- Waller deemed competent to stand trial (1/11/17)5
- Young Elvis impersonator from Bernie performs on 'Ellen DeGeneres Show' (1/12/17)
- Two subjects of interest in 1992 homicide to take polygraph tests (1/15/17)7
- Business notebook: Jackson salon owner also opens a clothing store (1/16/17)
- Two men shot after argument; houses also struck by bullets (1/12/17)21
- 113 drug tests at Jackson High net one instance of illicit usage (1/11/17)15
- Cape SportsPlex contractor offers a look at the project (1/15/17)14
- Meat-processing plant faces $70K penalty for Clean Water Act violations (1/17/17)1
- Two Cape men recovering after shooting (1/13/17)
- Governor cuts $146 million, colleges take hit (1/17/17)
Faith healers: Most doctors surveyed believe in God
A survey examining religion in medicine found that most U.S. doctors believe in God and an afterlife -- a surprising degree of spirituality in a science-based field, researchers say.
In the survey of 1,044 doctors nationwide from a variety of specialties, 76 percent said they believe in God, 59 percent said they believe in some sort of afterlife and 55 percent said their religious beliefs influence how they practice medicine.
"We were surprised to find that physicians were as religious as they apparently are," said Dr. Farr Curlin, a researcher at the University of Chicago's MacLean Center for Clinical Medical Ethics.
83 percent believe in God
A previous survey found that 83 percent of the general U.S. population believes in God -- more than physicians in the current survey. But 46 percent of doctors surveyed said they were regular churchgoers, compared with about 40 percent in the previous general population survey, Curlin said.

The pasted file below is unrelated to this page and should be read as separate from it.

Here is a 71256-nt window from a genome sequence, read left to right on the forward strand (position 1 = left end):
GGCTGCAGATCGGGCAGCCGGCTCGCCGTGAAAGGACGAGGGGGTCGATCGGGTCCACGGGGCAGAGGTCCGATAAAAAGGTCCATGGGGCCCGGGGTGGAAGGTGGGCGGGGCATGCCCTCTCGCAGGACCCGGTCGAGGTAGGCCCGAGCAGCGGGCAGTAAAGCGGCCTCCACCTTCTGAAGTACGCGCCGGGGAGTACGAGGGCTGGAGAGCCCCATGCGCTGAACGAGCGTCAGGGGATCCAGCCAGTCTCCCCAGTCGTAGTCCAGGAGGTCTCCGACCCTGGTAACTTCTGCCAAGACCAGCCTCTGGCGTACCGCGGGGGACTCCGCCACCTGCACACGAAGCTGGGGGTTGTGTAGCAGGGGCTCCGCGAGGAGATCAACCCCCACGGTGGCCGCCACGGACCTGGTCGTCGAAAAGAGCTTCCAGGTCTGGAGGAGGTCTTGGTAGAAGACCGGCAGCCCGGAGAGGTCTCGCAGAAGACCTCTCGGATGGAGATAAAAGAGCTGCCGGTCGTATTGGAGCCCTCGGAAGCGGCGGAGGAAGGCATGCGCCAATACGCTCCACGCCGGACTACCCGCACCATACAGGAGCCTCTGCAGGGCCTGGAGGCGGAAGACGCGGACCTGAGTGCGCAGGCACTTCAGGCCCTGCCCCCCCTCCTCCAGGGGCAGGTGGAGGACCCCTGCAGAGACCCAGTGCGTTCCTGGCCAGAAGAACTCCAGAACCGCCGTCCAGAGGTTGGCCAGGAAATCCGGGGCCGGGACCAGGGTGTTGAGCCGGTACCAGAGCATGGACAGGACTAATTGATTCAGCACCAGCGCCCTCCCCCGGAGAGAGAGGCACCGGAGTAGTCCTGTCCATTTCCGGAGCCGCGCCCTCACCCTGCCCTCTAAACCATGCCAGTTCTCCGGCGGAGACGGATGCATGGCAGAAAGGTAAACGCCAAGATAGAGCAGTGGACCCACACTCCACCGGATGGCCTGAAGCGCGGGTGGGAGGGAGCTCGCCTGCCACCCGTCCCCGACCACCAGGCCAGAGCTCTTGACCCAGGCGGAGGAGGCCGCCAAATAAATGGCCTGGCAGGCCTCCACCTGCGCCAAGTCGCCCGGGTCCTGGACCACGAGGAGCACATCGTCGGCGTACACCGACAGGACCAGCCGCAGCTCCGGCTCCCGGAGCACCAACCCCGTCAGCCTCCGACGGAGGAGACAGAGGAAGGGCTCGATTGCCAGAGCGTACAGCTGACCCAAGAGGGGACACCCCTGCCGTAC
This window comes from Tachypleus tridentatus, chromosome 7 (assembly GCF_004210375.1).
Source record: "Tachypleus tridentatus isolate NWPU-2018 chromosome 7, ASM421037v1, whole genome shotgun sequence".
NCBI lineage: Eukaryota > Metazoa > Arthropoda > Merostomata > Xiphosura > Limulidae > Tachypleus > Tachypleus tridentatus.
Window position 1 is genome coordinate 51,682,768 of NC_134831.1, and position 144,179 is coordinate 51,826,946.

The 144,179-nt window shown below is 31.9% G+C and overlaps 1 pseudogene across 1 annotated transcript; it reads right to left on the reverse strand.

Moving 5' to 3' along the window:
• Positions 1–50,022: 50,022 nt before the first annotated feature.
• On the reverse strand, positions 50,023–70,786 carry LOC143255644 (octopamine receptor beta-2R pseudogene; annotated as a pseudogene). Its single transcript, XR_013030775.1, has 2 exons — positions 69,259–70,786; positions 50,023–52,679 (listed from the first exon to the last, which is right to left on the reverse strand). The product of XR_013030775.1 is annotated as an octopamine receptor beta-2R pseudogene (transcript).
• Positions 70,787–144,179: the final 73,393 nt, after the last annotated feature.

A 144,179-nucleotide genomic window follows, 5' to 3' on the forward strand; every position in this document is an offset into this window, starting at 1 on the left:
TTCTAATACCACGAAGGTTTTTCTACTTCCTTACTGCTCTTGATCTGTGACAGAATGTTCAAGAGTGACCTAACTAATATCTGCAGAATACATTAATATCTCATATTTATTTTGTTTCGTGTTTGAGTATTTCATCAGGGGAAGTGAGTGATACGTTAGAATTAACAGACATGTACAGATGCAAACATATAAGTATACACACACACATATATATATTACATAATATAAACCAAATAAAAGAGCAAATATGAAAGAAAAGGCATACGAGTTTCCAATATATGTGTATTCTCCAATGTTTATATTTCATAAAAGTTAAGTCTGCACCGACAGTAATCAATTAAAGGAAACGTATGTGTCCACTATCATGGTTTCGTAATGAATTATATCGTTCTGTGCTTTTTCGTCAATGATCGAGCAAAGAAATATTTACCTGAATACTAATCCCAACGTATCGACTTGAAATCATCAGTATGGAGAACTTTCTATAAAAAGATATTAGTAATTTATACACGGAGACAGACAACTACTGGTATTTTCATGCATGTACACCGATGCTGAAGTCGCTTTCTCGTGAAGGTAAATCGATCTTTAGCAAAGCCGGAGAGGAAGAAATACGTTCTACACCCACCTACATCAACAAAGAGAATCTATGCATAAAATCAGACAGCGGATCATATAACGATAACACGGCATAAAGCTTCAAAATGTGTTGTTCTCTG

"There's certainly a deep-seated cultural idea that science and religion are at odds," and previous studies of scientists have suggested that fewer than half believe in God, Curlin said.
But while medicine is science-based, doctors differ from scientists who work in a laboratory, and their direct contact with patients in life-and-death situations might explain the differing views, Curlin said.
"The commitment to take care of those who are sick and those who are weak and those who are suffering is really central to most major religious traditions" and medicine also appeals to people "who want to exercise that calling," he said.
The study is based on responses to questionnaires mailed in 2003. It is to appear in an upcoming issue of the Journal of General Internal Medicine and was released online to subscribers earlier this month.
Dr. J. Edward Hill, president of the American Medical Association, said religion and medicine are completely compatible, as long as doctors don't force their own beliefs on patients.
Belief in "a supreme being ... is vitally important to physicians' ability to take care of patients, particularly the end-of-life issues that we deal with so often," said Hill, a family physician from Tupelo, Miss.
Religions among physicians apparently are more varied than among the general population. While more than 80 percent of the U.S. population is Protestant or Catholic, 60 percent of doctors said they were from either group.
Compared with the general population, more doctors were Jewish, 14 percent vs. 2 percent; Hindu, 5 percent vs. less than 1 percent; Muslim, almost 3 percent vs. less than 1 percent; and Buddhist, 1 percent versus less than 1 percent.
Curlin said that likely reflects the prevalence of foreign-born doctors.
The survey was mailed to 2,000 doctors and was resent up to two times to those who didn't respond. Overall, 63 percent of doctors responded to one of the mailings.
While mailings are considered less reliable than other survey methods, Curlin said he found evidence that religious doctors were no more likely than nonreligious doctors to respond.